If I have an address bus of 64K, i.e. it can access 64*1024 or 65536 locations, should I also have a memory chip with 65536 locations in it? What I'm trying to ask is that do all the 65536 locations that the address bus can address have a corresponding memory location? Or can some address bus values go unused? (Like when I have 65536 address locations but my memory chip has only 32768 locations) Is such a combination acceptable?


2 Answers 2


What you are looking for is named "address decoding".

If a processor can address 64kB, its address bus is something like A[15:0]. If you use a 1kB memory chip, its addresses will be A[9:0].

There are several options :

  • Either you don't connect the bits A[15:10] of the processor. The memory will be mirrored at several "places" in the CPU address map, in this example, the same memory cell is accesssed at address 0, 1024, 2048, 3072, ... etc.
  • Or you use additional hardware to select the memory chip only when A[15:10]=00000, for example, to map the RAM only between 0 and 1023, allowing to connect other chips and map them elsewhere in the address map : ROM, IO ports...

If a memory location is not mapped, when an read access is attempted, it will generate random noise, some default value or repeat the last access. This was true on simple CPUs (for example the old 8bits CPUs)

In more advanced architectures (typically build with 16 or 32bits CPUs), accesses to non mapped memories generates an exception usually named "Bus Error".

  • $\begingroup$ What do you mean by mapping and address map? $\endgroup$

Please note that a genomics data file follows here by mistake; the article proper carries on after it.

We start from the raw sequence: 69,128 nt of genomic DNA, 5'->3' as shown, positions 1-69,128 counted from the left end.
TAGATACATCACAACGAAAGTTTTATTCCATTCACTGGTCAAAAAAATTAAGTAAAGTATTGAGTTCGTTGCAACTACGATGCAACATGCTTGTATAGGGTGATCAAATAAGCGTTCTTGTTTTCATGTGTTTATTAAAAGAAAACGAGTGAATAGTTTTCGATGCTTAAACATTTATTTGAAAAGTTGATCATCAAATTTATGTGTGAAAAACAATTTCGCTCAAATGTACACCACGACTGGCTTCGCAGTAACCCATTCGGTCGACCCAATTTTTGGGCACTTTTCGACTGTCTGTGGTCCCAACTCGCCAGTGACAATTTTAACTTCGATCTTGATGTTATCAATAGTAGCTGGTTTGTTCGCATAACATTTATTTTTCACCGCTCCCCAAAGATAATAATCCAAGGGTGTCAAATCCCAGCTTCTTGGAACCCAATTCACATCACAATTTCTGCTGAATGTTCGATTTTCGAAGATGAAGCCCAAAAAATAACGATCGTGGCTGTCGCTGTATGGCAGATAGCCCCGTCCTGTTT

– penguin99
    Commented Apr 20, 2019 at 3:34
  • $\begingroup$ @noorav. A CPU is never connected to a single memory. There are always RAM, ROM, some peripherals, extension boards.... Each of these parts is assigned a range of addresses = Address mapping. Most of the mapping is arbitrary, except for things like RESET vector, where the CPU starts execution at a fixed address after power-up, so that address need to be allocated to some nonvolatile memory. $\endgroup$
    – Grabul
    Commented Apr 20, 2019 at 19:51
  • $\begingroup$ So would memory mapping mean assigning an address to that memory? Like, giving a number to pinpoint the physical location of that memory in a RAM? $\endgroup$
    – penguin99
    Commented Apr 21, 2019 at 6:55
  • $\begingroup$ Maybe you can look for examples : amigacoding.com/index.php/Amiga_memory_map. PCs are a bit special because of a dedicated IO ports address space. $\endgroup$
    – Grabul
    Commented Apr 21, 2019 at 10:36
  • $\begingroup$ does every instruction/word in the RAM have a fixed address value that doesn't change at all and is permanent? Or does any given instruction that is stored in the memory have different address values at different times? $\endgroup$
    – penguin99
    Commented Apr 21, 2019 at 10:52

Yes. You can have a smaller memory chip. Trying to read or write an address beyond that range might cause unpredictable behavior or meaningless results, so you'd want to avoid doing that.

  • $\begingroup$ So basically, to avoid the aforementioned problem, in any computer hardware, is the size of the address bus equal to the size of the memory? $\endgroup$
    – penguin99
    Commented Apr 19, 2019 at 20:15
  • $\begingroup$ @noorav, No, it's not. $\endgroup$
    – D.W.
    Commented Apr 19, 2019 at 21:11
  • $\begingroup$ One needs also to be careful from decoding writing to a "non-existing" address as writing to a lower address. This can be avoided by, e.g., enabling the memory's Chip Select (CS) only when the address is within the chip's limits. $\endgroup$
    – Ran G.
    Commented Apr 20, 2019 at 15:14

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